What do you expect from a movie based on an old radio serial? From yet
another cartoon movie? Nothing. You expect another bore like Batman,
another conglomeration of noise and stupidity like Darkman, or another
silly abomination like The Crow.
What little story exists in The Shadow is really lubricious and not
particularly clear. In a nutshell: The Shadow was apparently some kind
of Tibetan warrior who killed people every second and loved it. He gets
abducted by some monk-guy who saves his soul, shows him the light and
teaches him the power of telepathy, among other things (The Shadow's
powers are never made clear or explained, which is a major drawback in
some scenes). Now he's fighting crime in old NY (his operation is so
haphazard you can't believe this guy could find a criminal in jail) and
who should come along, but the last remaining descendant of Ghengis Kahn,
complete with Mongol warriors (where they come from is anybody's guess).
Are you still with me? Sounds like crap, right?
Well, for the first fifteen minutes it looks as if The Shadow will be
just that. In fact, it looks like it might be worse--a kind of
combination of Bill & Ted and Big Trouble in Little China. But then
something happens. We are transported from the opium fields of Tibet
(where the film senselessly begins) to The Big Apple circa 1936 and the
movie gets its bearings, gathers its sense of humor, and really struts
its sense of style.
This is, to say the least, very surprising. The director, Russell
Mulcahy, is a hack. His last film was the Kim Bassinger vehicle The Real
McCoy. Yeesh. His best work to date was the Duran Duran video "Rio" and
his first flick, Highlander. Highlander was very flashy, enjoyable
nonsense and The Shadow works on the same level except it's even
prettier. He's still a hack, but with The Shadow, he's a hack with a
lot of flamboyance and he's obviously studied all the other "comic book"
films quite diligently to weed out what doesn't work.
Mulcahy is aided considerably by many factors, not the least of which
is the cast. John Lone is good as Kahn and this villain gets his in a
very satisfying way. Jonathan Winters has never been used better for
comic effect and Mulcahy keeps him on a tight leash to prevent him from
being overbearing. Well done. Peter Boyle is amusing as the Shadow's
cab driver and Tim Curry is very funny as a nuclear physicist ("You never
thought I'd be friends with a conqueror, did ya?"). Penelope Anne Miller
is adequate as the moll and Alec Baldwin proves again, as he did in Glenn
Gary Glenn Ross, that he's not horrible all the time and can deliver a
line with the right sense of irony.
While the script is bad on story and clarity, it does provide some gems
in the dialogue department.
Kahn: "I will succeed"
Shadow: "You know, of course, I going to stop you."
Kahn: "You Americans, you're all so arrogant. You think this decadent,
ill-informed society you've made is the high point of civilization..."
Shadow: "Hey! You're talking about the U S of A now."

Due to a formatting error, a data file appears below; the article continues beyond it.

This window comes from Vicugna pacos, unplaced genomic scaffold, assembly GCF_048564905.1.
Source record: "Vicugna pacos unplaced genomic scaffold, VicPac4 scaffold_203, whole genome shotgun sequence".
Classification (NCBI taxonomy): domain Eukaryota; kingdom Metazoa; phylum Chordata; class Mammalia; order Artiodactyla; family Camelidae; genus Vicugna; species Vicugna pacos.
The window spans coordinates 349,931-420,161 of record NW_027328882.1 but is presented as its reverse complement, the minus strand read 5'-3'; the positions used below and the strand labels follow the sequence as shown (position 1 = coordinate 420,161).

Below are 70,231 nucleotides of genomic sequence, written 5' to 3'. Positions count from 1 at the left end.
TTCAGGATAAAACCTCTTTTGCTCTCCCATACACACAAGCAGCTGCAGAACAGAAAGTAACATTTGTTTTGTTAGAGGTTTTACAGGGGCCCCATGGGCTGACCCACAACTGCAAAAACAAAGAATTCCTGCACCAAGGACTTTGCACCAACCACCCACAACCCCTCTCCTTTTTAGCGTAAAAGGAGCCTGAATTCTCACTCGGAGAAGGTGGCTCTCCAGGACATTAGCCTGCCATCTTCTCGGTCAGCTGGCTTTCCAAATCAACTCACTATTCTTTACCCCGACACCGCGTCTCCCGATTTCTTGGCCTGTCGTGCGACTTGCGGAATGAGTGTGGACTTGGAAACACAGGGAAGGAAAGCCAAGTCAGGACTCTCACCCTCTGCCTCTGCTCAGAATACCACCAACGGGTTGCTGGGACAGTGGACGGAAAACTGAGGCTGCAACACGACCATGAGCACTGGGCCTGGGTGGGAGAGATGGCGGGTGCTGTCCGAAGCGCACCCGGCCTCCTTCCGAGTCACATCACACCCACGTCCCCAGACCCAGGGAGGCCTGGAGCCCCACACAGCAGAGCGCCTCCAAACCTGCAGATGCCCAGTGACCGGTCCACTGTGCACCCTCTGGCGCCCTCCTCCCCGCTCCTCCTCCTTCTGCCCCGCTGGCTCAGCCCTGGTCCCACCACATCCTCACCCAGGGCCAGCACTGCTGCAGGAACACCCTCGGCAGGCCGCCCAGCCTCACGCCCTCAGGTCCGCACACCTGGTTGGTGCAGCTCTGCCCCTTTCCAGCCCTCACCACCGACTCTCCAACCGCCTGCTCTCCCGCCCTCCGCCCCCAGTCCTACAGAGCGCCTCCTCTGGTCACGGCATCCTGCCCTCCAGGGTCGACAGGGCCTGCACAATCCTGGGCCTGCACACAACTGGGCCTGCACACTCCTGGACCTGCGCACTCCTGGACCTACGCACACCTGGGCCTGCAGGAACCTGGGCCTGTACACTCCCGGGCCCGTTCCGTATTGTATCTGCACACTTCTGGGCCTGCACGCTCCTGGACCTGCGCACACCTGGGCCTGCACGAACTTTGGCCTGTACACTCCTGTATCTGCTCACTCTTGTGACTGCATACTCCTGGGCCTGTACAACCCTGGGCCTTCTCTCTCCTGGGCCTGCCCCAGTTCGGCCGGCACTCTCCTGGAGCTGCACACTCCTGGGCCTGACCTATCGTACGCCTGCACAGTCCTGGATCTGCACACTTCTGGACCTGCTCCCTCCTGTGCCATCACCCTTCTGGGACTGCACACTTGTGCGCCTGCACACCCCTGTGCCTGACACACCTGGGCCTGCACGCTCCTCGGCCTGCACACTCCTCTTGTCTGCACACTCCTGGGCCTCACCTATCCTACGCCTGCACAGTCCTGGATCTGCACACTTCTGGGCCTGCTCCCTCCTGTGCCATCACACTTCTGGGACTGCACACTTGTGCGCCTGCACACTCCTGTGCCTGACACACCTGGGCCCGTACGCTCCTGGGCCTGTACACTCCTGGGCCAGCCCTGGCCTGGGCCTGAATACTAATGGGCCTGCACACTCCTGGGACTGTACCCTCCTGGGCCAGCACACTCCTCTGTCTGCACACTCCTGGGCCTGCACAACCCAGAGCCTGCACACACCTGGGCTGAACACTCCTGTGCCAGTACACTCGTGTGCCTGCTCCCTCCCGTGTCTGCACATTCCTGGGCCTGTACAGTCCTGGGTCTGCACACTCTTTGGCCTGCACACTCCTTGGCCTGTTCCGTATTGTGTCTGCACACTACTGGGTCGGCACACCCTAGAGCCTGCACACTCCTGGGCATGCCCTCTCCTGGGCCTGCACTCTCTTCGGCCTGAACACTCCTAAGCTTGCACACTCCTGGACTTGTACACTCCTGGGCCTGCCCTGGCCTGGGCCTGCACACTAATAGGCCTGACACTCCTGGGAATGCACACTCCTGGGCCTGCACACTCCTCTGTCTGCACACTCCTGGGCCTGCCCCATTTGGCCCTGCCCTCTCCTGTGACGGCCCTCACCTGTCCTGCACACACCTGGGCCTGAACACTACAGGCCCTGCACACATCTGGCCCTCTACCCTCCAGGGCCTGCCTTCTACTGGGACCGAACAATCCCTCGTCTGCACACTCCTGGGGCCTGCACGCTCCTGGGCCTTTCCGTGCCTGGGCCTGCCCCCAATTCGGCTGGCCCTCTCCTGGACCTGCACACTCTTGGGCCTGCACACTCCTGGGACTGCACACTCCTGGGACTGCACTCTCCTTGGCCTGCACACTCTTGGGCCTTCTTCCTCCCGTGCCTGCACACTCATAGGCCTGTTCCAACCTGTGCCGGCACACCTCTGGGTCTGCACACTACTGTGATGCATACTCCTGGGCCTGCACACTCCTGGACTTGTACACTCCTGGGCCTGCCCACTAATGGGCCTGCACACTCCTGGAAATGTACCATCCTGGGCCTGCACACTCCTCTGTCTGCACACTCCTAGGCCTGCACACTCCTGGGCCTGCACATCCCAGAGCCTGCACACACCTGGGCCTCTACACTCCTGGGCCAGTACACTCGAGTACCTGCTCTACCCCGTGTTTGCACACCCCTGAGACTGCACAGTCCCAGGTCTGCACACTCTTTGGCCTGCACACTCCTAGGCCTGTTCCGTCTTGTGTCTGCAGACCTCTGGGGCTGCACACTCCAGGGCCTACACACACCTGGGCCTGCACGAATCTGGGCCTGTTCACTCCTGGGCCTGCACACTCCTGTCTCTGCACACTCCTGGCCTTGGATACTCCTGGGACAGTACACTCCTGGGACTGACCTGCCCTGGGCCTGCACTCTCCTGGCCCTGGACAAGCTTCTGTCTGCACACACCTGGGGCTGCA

Kahn and the Shadow have several good exchanges. Any movie in which
Alec Baldwin says "I'm psychically well-endowed" can't be all bad.
However, the true strength of the film is its production design and its
visual effects. It took four different companies and 500 people to
achieve the visual effects in the film and ILM was not among them. ILM
has a few films left this summer (read: True Lies) to wow us, but they
face some stiff competition from Fantasy II film effects which really
makes The Shadow spectacular.
There are several panoramic shots throughout the film of 1936 New York--
from the air, from the vantage point of a skyscraper, from the ground, at
night and most impressively, during the day. They are all flawless,
complete with air traffic that consist of biplanes, vintage automobiles
in the street and historically accurate architecture (the Empire State
Building and the Chrysler building top the skyline, the Flat Iron
Building and the Ansonia Hotel are also visible in many shots. I believe
you even see the hippodrome). There is an effects sequence in the film
that virtually assures it of an Oscar in which we follow a message
container through the Shadow's elaborate matrix of pneumatic tubes
covering the city. It starts out in an office building and flies outside
along the edges of buildings, through building foundations, etc.,
eventually finding its way to, what we assume, is the Shadow's
headquarters. (As we said, clarity is not the strong point of the film.)
The camera follows it along like a rollercoaster above NY at dizzying
heights. This one shot accomplishes the flair that Batman tried to
achieve with its city scapes and the awe that The Crow went for with its
camera acrobatics and beats them both by miles. Its almost worth seeing
just for this alone.
If anyone knows anything more about Fantasy II Film effects, I'd love to
hear about them. They also did some work way back when on The Abyss. It
seems to me like they're quite a company and I'm just curious about the
creative talent behind it.